Braised Veal Cheeks

Chef's notes:

Veal cheeks aren’t something you run into on a daily basis. In fact, you may have a hard time tracking them down altogether. I found them at a small boutique butcher shop that I visit often. You could say that veal cheeks are a delicacy, but they are still meat—mouth meat, which some of you may not be comfortable with. Personally, I love the cheek meat, and I know for a fact I am not the only one. Cheek, along with tongue and other offal-type items, is becoming extremely popular on the menu at some of the better restaurants. Be on the lookout and try them when you get the chance.


  • 4 veal cheeks
  • 1 bottle dry white wine (sav. blanc)
  • ⅔ cup carrots, diced small
  • ½ cup leeks, diced small ½ onion, medium diced
  • 5 cloves garlic, smashed and minced
  • 15 sprigs Italian parsley
  • 4 sprigs thyme
  • 2 bay leaves
  • ¼ cup all-purpose flour
  • 2 tsp sea salt
  • 1 tsp black pepper
  • Olive oil for frying
  • 2‒3 cups marinade (strained, vegetables set aside)
  • 2‒3 cups veal stock (or chicken)

Veal Cheek Recipe: Marinated and Braised in White Wine and Veal Stock with Mirepoix, Garlic, and Herbs

  1. Assemble the ingredients for the marinade. This marinade is very simple, composed of wine, vegetables, and herbs. The nice thing about this marinade is that once done marinating, it becomes part of the braising liquid. The type of wine is flexible; just make sure it’s white and dry—as in, not sweet.
  2. Boil off the alcohol in the marinade. Add all the marinade ingredients to the pan and simmer over medium heat. Once the marinade breaks a boil, begin trying to light it with a lighter. Be careful because the flames can be quite large at first. Once the fire dies and you are unable to relight it, all the alcohol has been cooked off.
  3. Marinate the veal cheeks overnight. We cook off the alcohol to keep the marinade from “cooking” the veal cheeks. A bag works best for marinating, as you can squeeze out all of the air. Cool the marinade before pouring it over the veal cheeks.
  4. Dredge the veal cheeks and brown them on all sides. The next day, remove the veal cheeks from the marinade and pat them dry with paper towels. Dredge them in a mixture of salt, pepper, and flour. Heat a little olive oil in a nonstick pan and brown the veal cheeks on all sides. Then set the veal cheeks on a plate to rest.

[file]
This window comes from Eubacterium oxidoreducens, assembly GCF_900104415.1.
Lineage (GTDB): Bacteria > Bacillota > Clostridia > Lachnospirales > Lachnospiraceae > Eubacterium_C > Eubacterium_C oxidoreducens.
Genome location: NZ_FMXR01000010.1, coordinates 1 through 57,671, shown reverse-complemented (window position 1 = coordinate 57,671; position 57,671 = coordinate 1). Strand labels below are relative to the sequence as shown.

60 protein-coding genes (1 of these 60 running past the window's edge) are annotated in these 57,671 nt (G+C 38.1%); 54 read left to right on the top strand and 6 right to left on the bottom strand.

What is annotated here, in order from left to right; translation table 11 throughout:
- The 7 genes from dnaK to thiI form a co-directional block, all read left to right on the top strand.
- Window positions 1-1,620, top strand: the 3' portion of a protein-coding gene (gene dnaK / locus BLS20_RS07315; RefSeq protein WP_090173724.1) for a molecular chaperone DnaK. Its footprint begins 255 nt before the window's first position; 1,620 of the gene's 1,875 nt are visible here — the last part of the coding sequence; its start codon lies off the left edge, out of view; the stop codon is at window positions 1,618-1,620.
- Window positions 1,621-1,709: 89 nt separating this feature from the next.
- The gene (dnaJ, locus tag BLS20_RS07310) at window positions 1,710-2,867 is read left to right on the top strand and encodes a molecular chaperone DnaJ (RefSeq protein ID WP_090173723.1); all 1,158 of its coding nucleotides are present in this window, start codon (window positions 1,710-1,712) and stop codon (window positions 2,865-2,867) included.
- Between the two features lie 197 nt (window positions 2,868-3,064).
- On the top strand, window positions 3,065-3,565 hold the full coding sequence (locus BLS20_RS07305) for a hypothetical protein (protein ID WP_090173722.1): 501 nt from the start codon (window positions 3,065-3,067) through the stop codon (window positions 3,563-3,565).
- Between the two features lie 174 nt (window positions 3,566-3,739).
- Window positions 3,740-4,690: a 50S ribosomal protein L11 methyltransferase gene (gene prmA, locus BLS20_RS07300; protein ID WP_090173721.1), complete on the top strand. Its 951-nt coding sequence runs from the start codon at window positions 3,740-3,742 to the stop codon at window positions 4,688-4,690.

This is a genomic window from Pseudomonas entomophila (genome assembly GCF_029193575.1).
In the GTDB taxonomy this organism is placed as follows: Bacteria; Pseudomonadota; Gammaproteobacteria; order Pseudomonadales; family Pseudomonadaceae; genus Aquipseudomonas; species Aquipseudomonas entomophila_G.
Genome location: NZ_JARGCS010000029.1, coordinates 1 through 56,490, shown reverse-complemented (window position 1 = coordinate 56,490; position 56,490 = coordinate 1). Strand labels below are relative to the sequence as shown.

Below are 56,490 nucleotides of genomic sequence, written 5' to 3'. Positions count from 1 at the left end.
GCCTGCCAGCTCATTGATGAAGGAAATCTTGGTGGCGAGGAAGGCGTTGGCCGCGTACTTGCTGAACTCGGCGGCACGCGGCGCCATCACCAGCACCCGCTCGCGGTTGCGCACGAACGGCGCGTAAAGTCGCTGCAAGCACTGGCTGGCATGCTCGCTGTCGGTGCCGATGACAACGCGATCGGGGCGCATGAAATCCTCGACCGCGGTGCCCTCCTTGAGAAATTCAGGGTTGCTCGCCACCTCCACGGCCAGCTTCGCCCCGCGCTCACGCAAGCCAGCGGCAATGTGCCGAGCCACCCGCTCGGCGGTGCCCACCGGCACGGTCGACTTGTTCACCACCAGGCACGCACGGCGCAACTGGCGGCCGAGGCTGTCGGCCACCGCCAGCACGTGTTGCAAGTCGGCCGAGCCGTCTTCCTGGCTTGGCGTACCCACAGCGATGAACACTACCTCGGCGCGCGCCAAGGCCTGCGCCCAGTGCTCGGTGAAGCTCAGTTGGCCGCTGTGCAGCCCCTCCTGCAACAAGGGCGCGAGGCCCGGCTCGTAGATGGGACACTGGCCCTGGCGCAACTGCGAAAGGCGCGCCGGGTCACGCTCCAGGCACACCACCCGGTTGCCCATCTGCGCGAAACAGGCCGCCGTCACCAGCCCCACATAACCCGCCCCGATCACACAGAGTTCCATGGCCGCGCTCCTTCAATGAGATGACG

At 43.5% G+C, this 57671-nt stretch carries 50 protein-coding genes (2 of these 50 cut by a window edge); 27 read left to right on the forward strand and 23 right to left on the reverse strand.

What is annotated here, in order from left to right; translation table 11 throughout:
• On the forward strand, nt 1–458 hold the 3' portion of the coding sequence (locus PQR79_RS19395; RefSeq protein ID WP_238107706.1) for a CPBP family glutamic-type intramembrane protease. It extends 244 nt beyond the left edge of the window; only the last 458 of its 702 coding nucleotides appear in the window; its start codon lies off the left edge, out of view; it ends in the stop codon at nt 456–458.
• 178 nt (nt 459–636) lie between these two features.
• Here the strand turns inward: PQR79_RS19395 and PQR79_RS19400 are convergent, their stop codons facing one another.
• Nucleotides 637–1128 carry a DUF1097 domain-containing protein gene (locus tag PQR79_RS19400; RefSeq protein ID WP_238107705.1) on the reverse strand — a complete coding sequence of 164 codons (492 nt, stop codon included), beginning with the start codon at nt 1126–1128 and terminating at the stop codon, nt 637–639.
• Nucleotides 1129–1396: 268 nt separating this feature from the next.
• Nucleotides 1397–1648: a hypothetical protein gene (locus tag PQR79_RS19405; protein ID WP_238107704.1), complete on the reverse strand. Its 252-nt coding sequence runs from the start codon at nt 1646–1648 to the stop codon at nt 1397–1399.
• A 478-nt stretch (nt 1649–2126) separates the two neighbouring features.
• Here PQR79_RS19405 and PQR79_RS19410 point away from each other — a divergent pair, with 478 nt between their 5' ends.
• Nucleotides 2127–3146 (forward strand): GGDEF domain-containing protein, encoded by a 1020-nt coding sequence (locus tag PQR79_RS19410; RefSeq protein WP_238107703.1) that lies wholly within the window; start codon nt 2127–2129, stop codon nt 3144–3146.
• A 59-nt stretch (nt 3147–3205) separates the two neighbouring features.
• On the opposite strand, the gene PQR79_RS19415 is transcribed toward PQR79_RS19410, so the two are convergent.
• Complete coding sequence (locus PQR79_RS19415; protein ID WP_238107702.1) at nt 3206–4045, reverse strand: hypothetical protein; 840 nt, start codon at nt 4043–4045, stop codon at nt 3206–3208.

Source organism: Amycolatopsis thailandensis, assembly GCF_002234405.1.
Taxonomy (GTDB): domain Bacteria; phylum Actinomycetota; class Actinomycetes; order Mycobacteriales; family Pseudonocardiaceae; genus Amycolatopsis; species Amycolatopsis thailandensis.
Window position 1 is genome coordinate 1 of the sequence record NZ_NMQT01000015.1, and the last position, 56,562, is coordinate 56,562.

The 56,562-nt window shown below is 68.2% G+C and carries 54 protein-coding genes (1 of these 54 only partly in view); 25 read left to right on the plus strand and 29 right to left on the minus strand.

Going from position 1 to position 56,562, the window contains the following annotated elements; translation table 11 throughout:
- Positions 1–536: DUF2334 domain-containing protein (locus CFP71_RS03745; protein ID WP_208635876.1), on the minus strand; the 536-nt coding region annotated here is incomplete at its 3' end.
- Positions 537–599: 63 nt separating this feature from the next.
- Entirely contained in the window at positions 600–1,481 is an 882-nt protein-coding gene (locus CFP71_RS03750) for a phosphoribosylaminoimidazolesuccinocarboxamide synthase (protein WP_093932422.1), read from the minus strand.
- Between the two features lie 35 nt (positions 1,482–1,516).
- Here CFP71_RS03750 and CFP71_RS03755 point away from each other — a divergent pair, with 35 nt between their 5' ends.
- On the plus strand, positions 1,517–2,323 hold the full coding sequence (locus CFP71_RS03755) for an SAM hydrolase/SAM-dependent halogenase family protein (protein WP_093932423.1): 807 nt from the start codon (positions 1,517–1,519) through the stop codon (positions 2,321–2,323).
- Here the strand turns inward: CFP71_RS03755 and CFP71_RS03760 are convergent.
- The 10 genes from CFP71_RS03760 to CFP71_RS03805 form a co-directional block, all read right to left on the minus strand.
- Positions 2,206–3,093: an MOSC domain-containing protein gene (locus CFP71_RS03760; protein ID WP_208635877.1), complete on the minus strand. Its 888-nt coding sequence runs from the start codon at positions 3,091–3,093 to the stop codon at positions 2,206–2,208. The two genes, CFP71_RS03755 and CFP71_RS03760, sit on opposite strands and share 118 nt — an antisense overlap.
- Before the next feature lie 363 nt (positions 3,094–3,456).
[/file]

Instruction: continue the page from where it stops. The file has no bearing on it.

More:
5. Strain the marinade, reserving the liquid and the vegetables separately. Toss the vegetables into the same frying pan the veal cheeks were in; saute them until softened and lightly browned. Meanwhile, heat the marinade to a simmer in a saucepan and skim off any scum that rises to the top.
  6. Add the braising liquids to the braising pan with veal cheeks and vegetables. Preheat the oven to 350 degrees F. Lay the veal cheeks and vegetables in the bottom of the braising pan; pour the veal stock and reserved marinade over the top. Place the lid in the braising pan and put it into the oven for an hour.
  7. Braise the veal cheeks for 3‒4 hours in a 350 degree oven. Flip the veal cheeks after every hour of braising. This will help them to cook evenly. Once the veal cheeks have braised for 3+ hours, they should be done—as in, fork tender. Set them on a plate to rest, covered with foil, while you strain the solids out of the braising liquid. Reduce the strained braising liquid until thick like a sauce or gravy. Adjust the seasoning and serve with the cheeks.

Tips & Tricks

  • You could substitute beef cheeks for this dish. Just switch out the dry white for a dry red, and the veal stock for beef stock. No point in using up your precious veal stock on beef. You could even add a little tomato paste toward the end if you wanted. Also, add some mushrooms or even roasted garlic.
  • Tying a bouquet garni is easy. Just grab everything together and wrap a piece of butcher’s twine around the base twice. Then tie a double square knot and trim off the excess string.
  • The veal cheeks should be pre-cleaned by your butcher. If not, ask them kindly if they will.
  • Reducing the braising liquid until it is thick may take time. And if you used store-bought stock, it may become salty or may not thicken up because of a lack of gelatin. If that’s the case, you may have to add a little arrowroot—or roux—to thicken it.
  • Don’t adjust the seasoning until you have finished reducing the braising liquid.